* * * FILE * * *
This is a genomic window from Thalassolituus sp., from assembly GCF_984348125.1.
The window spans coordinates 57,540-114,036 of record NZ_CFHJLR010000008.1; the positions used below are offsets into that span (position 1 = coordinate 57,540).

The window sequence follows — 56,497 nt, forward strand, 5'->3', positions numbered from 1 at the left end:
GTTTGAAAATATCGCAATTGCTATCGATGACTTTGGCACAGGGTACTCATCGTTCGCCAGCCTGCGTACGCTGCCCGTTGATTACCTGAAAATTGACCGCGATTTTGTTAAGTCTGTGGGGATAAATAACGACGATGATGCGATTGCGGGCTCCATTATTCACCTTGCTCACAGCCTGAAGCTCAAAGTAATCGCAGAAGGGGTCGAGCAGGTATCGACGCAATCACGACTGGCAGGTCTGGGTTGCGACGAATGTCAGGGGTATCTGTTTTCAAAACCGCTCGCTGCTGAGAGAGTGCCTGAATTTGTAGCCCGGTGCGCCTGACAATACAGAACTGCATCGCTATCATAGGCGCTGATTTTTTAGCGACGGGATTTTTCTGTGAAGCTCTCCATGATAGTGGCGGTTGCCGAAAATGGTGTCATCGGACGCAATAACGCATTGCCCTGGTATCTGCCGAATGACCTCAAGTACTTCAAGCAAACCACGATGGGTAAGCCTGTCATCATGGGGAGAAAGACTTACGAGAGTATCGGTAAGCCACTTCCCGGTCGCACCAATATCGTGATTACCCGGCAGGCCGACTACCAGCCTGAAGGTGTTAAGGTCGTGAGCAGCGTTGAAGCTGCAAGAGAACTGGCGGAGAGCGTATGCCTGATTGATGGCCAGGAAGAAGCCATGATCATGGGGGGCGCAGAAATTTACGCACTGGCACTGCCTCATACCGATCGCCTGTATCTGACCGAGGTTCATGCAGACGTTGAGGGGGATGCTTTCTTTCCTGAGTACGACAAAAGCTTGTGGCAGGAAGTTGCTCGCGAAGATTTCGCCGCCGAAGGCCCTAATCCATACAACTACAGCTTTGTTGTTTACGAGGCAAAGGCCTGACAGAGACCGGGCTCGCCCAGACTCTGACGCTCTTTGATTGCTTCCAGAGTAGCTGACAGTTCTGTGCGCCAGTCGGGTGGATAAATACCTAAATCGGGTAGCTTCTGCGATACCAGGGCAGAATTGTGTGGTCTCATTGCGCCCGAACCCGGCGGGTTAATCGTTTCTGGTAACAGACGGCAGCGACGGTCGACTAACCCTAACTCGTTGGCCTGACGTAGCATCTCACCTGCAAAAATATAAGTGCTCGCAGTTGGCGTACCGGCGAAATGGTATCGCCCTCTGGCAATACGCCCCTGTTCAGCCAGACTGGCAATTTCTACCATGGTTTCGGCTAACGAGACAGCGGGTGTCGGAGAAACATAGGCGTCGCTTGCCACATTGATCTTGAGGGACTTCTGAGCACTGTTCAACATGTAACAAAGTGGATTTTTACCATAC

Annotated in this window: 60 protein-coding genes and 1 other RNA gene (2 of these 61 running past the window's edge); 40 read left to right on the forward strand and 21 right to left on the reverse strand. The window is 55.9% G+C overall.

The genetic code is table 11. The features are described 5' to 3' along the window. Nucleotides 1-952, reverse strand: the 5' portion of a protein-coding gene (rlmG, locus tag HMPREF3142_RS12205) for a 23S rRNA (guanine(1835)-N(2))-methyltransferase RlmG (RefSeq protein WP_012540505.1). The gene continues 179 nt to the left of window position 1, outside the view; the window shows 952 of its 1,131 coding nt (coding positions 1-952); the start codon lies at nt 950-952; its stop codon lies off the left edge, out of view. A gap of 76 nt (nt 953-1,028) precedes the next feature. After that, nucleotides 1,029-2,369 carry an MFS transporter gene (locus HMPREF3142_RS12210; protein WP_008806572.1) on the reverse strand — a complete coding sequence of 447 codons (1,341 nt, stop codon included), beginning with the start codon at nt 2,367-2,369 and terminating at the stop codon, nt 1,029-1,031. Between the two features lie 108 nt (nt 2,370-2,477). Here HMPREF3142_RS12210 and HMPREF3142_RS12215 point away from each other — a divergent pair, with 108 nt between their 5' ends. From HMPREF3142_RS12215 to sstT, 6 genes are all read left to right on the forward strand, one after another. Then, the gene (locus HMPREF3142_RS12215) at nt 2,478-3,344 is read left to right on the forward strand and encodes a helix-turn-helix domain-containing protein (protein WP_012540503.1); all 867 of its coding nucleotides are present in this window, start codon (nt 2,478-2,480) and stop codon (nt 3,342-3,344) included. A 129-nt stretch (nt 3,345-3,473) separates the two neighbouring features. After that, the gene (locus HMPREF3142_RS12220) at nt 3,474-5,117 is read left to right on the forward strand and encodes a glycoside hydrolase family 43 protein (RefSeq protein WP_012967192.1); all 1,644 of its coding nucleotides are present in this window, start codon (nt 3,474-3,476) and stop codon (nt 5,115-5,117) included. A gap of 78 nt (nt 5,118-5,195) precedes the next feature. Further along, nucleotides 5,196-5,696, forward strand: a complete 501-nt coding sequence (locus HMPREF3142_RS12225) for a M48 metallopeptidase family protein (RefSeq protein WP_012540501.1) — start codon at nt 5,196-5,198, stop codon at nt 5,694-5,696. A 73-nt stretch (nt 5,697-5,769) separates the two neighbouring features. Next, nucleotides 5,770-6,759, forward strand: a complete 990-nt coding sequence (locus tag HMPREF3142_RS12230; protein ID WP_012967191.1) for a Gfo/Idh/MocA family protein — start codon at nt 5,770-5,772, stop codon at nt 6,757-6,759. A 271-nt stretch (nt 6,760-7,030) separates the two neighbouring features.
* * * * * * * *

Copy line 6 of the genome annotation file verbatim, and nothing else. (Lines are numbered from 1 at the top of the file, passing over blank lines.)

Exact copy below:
The genetic code is table 11. The features are described 5' to 3' along the window. Nucleotides 1-952, reverse strand: the 5' portion of a protein-coding gene (rlmG, locus tag HMPREF3142_RS12205) for a 23S rRNA (guanine(1835)-N(2))-methyltransferase RlmG (RefSeq protein WP_012540505.1). The gene continues 179 nt to the left of window position 1, outside the view; the window shows 952 of its 1,131 coding nt (coding positions 1-952); the start codon lies at nt 950-952; its stop codon lies off the left edge, out of view. A gap of 76 nt (nt 953-1,028) precedes the next feature. After that, nucleotides 1,029-2,369 carry an MFS transporter gene (locus HMPREF3142_RS12210; protein WP_008806572.1) on the reverse strand — a complete coding sequence of 447 codons (1,341 nt, stop codon included), beginning with the start codon at nt 2,367-2,369 and terminating at the stop codon, nt 1,029-1,031. Between the two features lie 108 nt (nt 2,370-2,477). Here HMPREF3142_RS12210 and HMPREF3142_RS12215 point away from each other — a divergent pair, with 108 nt between their 5' ends. From HMPREF3142_RS12215 to sstT, 6 genes are all read left to right on the forward strand, one after another. Then, the gene (locus HMPREF3142_RS12215) at nt 2,478-3,344 is read left to right on the forward strand and encodes a helix-turn-helix domain-containing protein (protein WP_012540503.1); all 867 of its coding nucleotides are present in this window, start codon (nt 2,478-2,480) and stop codon (nt 3,342-3,344) included. A 129-nt stretch (nt 3,345-3,473) separates the two neighbouring features. After that, the gene (locus HMPREF3142_RS12220) at nt 3,474-5,117 is read left to right on the forward strand and encodes a glycoside hydrolase family 43 protein (RefSeq protein WP_012967192.1); all 1,644 of its coding nucleotides are present in this window, start codon (nt 3,474-3,476) and stop codon (nt 5,115-5,117) included. A gap of 78 nt (nt 5,118-5,195) precedes the next feature. Further along, nucleotides 5,196-5,696, forward strand: a complete 501-nt coding sequence (locus HMPREF3142_RS12225) for a M48 metallopeptidase family protein (RefSeq protein WP_012540501.1) — start codon at nt 5,196-5,198, stop codon at nt 5,694-5,696. A 73-nt stretch (nt 5,697-5,769) separates the two neighbouring features. Next, nucleotides 5,770-6,759, forward strand: a complete 990-nt coding sequence (locus tag HMPREF3142_RS12230; protein ID WP_012967191.1) for a Gfo/Idh/MocA family protein — start codon at nt 5,770-5,772, stop codon at nt 6,757-6,759. A 271-nt stretch (nt 6,760-7,030) separates the two neighbouring features.